Re: Life Duty Death & Denial

John DeLaughter (
18 Sep 1995 14:34:24 GMT (Javilk) writes:

<SNIP! To minor mistake>

> That's just it, we are not given the choice. Not till we can tame the
>polar climates and prevent the global catastrophy of the ice ages. I
>seriously doubt we will be able to do that! And once it starts, we will
>try all too belatedly, to throw up as many greenhouse gasses as we can!
> A recent article in Science News (?) suggested that as the ice
>advances, it grinds up and throws so many nutrients into the seas that
>the sea blooms -- greenhouse gasses are reduced, further lowering global
>temperatures. Another article in Science News tells that the latest
>effort to see if putting iron dust into the sea to improve oxygen
>generation was quite successful.

Javilk, I think you may have mis-understood the article. As an experiment,
the experiment was very successful, which means that we learned a lot from
it. However, as the article pointed out (and many others since), the bloom
was actually much *lower* than expected. In hindsight, the reason is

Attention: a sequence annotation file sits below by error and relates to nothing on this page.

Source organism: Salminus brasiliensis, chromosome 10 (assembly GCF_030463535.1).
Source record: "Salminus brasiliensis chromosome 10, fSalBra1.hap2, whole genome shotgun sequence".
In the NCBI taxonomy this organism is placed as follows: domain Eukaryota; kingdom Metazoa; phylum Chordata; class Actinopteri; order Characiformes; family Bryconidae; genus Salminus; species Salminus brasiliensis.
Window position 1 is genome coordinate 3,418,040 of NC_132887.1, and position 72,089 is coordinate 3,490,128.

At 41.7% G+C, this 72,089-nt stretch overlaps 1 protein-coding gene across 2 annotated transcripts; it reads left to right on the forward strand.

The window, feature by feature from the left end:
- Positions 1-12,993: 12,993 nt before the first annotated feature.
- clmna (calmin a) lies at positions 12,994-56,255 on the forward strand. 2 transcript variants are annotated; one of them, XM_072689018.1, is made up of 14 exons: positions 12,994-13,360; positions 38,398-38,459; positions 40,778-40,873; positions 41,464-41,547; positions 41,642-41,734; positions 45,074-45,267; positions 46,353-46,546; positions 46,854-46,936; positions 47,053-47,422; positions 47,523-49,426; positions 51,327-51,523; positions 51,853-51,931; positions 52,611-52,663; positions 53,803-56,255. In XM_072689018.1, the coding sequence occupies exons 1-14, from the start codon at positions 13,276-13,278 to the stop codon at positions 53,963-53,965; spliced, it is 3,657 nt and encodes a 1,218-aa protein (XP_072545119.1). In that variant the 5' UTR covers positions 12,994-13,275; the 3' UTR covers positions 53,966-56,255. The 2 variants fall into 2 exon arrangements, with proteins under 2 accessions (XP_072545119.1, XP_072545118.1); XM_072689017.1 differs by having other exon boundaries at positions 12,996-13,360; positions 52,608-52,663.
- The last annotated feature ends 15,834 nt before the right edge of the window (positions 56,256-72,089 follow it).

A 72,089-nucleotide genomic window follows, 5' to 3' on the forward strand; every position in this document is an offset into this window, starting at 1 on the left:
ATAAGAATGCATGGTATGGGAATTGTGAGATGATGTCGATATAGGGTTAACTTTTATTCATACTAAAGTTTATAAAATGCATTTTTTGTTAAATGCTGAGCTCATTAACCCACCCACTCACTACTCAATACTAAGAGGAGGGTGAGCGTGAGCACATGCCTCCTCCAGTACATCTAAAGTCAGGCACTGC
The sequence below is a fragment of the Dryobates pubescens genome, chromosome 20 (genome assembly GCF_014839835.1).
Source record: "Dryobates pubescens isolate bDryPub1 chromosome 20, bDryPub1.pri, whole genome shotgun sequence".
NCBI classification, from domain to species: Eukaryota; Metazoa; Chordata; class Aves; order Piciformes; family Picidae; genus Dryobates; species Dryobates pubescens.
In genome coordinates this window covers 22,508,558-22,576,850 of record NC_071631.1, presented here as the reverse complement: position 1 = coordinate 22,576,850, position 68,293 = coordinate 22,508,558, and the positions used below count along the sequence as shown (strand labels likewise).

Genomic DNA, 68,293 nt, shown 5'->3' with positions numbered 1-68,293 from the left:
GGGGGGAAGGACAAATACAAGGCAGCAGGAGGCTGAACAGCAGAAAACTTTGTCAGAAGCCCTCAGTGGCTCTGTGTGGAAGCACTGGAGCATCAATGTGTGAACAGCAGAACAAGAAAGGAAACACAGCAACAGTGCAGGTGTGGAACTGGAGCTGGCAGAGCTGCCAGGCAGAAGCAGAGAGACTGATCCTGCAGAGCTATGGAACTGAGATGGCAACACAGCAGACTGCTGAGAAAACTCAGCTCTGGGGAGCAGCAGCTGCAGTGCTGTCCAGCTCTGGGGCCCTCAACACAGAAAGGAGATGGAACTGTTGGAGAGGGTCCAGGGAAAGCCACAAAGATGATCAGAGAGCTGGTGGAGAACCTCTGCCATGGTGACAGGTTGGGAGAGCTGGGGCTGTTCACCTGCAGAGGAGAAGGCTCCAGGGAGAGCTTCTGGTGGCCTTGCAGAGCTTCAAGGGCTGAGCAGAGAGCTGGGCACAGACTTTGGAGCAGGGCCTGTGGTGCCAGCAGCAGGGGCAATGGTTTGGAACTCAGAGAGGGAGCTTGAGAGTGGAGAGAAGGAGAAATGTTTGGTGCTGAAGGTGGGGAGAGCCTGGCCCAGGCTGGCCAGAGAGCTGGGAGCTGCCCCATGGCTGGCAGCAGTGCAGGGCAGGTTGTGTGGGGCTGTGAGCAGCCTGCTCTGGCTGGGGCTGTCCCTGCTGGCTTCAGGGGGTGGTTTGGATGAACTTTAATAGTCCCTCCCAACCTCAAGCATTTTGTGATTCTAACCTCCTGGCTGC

obvious; it's the Law of the Minimum in action. Once we seeded the region
with iron, iron was no longer the limiting nutrient. Instead, some other
nutrient (I want to say potassium, but I may be mis-remembering) was and
the bloom could only go until the nerw limit is reached. So, if we want
to increase the CO2 uptake by the ocean (a much more immediate requirement
than O2 generation), we would have to supply more than just iron. Imagine
giving the ocean a giant "One-a-day" vitamin, if you will... 8-)

> But... there are a few volcanoes beneath the South Polar ice cap...
>(reported in the past few years in Discovery? Scientific American? and
>Science News.) And if one of them really belches... The southern polar
>ice age could begin. I do recall that they were not always
>simultaneous, north and south...

The most likely result of Erubus erupting would be a sea-level rise. When
Erebus goes, it will release an awful lot of heat, which will allow the
Antarctic ice cap to melt on the bottom, which will help it flow off of
land and into the water - poof! Instant sea-level jump. (NOT good!)
And, as monitoring of the emmissions from Pinatubo has shown, volcanic
CO2 does not exert a long range (>5 yr) influence on climate.

John DeLaughter